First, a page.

“I did not have an opportunity to work with the creators of the graphic novel,” Goro says. “Hayao Miyazaki wrote the adaptation and I made the creative decisions as director. However, I read the original work when I was young and really liked it, so I wanted to make sure that I honored it.”
Unlike many recent American animated features, From Up on Poppy Hill doesn’t talk to the audience to death. The filmmakers often rely on Satoshi Takebe’s subtle jazz score and the strength of the animation to carry the story. Miyazaki praises his collaborators:
“Koji Kasamatsu, the sound designer, and Satoshi Takebe, who did the music, both did a tremendous job answering my objective to express the characters’ feelings not with dialogue, but with creative direction and acting. I can say the same about the work’s sense of period and atmosphere. Without those two, the film would give a very different impression.”
“I think it is best to show a situation or a character’s inner feelings without the use of dialogue,” Miyzaki continues. “I think animated films and live action share this in common. I believe that a film is richer when expressing a character’s feelings in scenes without dialogue. However, it demands a lot of capability on the creators’ part, so it is takes courage.”
Another challenge—which Miyazaki clearly enjoyed—was creating the Latin Quarter, with its decades of dust and clutter. Drawing a believable mess is much more difficult than it sounds. In the U.S., Jim Borgman of the comic strip Zits is a master at depicting the mounds of debris a high school kid generates. But the Latin Quarter overflows with the accumulated detritus of decades of high school students.
“We worked with several art directors for this film: This was partly because we wanted to provide our younger talent the opportunity to work, but also because we had strict time constraints,” Miyzaki says. “I think we were able to portray the mountain of clutter in the Latin Quarter only because we enjoyed drawing it. In each stage of the process—from the storyboards, to the layouts, to the background art—the ideas of various staff members built onto the clutter, so to speak. That’s how the setting was created.”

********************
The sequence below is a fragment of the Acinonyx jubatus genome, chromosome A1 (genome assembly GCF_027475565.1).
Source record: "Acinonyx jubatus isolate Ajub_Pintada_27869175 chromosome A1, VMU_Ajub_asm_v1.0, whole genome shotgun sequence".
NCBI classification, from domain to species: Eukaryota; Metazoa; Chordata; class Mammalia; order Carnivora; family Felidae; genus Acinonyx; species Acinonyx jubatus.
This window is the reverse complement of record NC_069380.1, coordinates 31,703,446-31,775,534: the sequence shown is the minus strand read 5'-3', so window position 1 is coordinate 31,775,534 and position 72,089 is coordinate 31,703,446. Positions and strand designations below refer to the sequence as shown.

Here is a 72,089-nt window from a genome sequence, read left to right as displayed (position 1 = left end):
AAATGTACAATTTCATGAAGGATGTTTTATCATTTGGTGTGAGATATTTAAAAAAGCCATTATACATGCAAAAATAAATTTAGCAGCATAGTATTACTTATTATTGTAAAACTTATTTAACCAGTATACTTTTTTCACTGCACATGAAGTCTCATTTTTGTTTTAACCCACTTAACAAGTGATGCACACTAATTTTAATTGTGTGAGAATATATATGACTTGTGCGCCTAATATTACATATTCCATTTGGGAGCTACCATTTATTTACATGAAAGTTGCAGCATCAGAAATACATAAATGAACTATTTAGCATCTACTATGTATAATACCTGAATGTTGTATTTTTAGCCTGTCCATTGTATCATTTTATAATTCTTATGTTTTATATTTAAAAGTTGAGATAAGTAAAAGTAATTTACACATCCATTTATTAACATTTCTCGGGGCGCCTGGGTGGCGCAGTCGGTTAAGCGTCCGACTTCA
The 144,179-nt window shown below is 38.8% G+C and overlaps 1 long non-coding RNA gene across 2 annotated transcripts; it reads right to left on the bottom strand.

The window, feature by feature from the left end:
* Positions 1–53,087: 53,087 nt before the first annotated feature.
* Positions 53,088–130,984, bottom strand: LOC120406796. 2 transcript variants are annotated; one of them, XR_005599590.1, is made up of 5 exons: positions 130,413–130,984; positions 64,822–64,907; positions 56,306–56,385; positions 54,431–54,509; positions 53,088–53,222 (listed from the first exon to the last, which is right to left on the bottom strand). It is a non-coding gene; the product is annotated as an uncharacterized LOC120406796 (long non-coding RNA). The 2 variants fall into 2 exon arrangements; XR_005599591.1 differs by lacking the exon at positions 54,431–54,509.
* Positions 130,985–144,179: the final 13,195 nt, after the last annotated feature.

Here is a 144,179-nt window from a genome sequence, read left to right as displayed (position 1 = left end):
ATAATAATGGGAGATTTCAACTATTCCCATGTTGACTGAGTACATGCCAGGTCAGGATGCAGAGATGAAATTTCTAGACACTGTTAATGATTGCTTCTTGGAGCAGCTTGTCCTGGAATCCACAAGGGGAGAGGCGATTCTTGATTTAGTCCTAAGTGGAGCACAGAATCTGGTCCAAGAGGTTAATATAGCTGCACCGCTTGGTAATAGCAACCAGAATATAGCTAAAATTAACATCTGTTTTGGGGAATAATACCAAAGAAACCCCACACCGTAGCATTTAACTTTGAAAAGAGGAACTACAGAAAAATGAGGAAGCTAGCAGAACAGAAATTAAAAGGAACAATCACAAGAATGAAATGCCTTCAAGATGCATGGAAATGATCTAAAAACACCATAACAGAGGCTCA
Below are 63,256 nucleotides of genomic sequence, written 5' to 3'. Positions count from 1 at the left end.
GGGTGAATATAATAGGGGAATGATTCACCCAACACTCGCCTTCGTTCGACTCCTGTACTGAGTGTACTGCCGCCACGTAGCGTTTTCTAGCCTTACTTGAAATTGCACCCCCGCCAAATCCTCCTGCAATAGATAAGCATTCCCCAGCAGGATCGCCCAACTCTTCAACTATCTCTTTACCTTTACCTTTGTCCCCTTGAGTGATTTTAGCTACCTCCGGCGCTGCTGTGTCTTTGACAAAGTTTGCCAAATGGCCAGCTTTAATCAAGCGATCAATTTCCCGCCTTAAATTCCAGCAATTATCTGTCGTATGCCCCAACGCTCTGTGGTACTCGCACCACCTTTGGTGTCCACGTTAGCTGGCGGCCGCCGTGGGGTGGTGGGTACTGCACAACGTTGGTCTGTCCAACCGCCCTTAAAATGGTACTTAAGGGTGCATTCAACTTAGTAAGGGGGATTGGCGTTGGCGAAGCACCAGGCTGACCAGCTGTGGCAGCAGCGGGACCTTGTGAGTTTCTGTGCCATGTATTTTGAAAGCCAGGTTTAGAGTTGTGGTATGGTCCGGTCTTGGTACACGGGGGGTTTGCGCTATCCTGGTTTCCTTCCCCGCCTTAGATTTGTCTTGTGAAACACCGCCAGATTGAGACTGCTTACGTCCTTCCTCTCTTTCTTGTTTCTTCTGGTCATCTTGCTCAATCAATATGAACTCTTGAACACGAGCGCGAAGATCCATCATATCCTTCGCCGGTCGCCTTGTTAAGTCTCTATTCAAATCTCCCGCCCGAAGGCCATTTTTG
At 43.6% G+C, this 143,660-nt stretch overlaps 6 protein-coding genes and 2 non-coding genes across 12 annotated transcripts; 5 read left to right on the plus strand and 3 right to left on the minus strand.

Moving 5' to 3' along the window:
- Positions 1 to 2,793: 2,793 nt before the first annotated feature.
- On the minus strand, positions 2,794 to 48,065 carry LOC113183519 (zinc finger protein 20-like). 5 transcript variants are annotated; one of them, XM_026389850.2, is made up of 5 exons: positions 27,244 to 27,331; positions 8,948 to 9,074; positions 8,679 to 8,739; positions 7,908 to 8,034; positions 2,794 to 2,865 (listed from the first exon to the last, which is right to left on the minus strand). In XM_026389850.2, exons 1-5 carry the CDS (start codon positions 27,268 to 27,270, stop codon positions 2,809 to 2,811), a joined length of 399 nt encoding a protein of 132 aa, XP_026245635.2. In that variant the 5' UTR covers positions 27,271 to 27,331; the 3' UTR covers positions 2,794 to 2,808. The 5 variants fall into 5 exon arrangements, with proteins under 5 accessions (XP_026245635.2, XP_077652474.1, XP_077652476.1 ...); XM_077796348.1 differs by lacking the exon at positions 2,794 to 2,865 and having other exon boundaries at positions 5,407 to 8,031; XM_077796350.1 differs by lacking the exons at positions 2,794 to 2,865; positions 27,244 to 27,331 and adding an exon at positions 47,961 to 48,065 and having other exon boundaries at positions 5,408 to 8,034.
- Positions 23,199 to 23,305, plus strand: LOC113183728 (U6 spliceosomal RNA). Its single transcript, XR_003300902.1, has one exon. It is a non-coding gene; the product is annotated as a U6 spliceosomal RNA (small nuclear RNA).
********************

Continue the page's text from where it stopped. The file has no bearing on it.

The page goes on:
At a time when American animation is dominated by CG, Poppy Hill reminds the viewer of the singular charms of hand-drawn animation.
“I’ve been watching hand-drawn animation since I was a child, so I have more of a fondness for it than CG. I believe that hand-drawn animation is better-suited for showing richness in expression,” Miyazaki explains. “However, it is unfortunately true that artists who create hand-drawn animation are aging and decreasing in number. If we want to continue creating animated films, whether we like it or not, we will probably have to work with CG. As CG animation is still developing, it offers possibilities and challenges we will have a chance to confront.”
Goro Miyazaki is already at work on his next project. When the inevitable questions about the experience of working with his celebrated father arise, he concludes…
“Whether in a tangible or intangible way, I learned many things and I feel that it was a very meaningful experience. In particular, his words: ‘Animation is not about portraying reality. It is about showing one’s intention,’ have left a mark on my heart. Those words opened up my view of animation.”
GKIDS will release From Up on Poppy Hill in March of 2013. The feature also received an Oscar-qualifying run in Los Angeles in November.
Charles Solomon is an animation historian and teacher whose most recent books are The Art and Making of Peanuts Animation: Celebrating Fifty Years of Television Specials (Chronicle Books) and The Toy Story Films: An Animated Journey (Chronicle Books). He first interviewed Goro Miyazaki in 2006.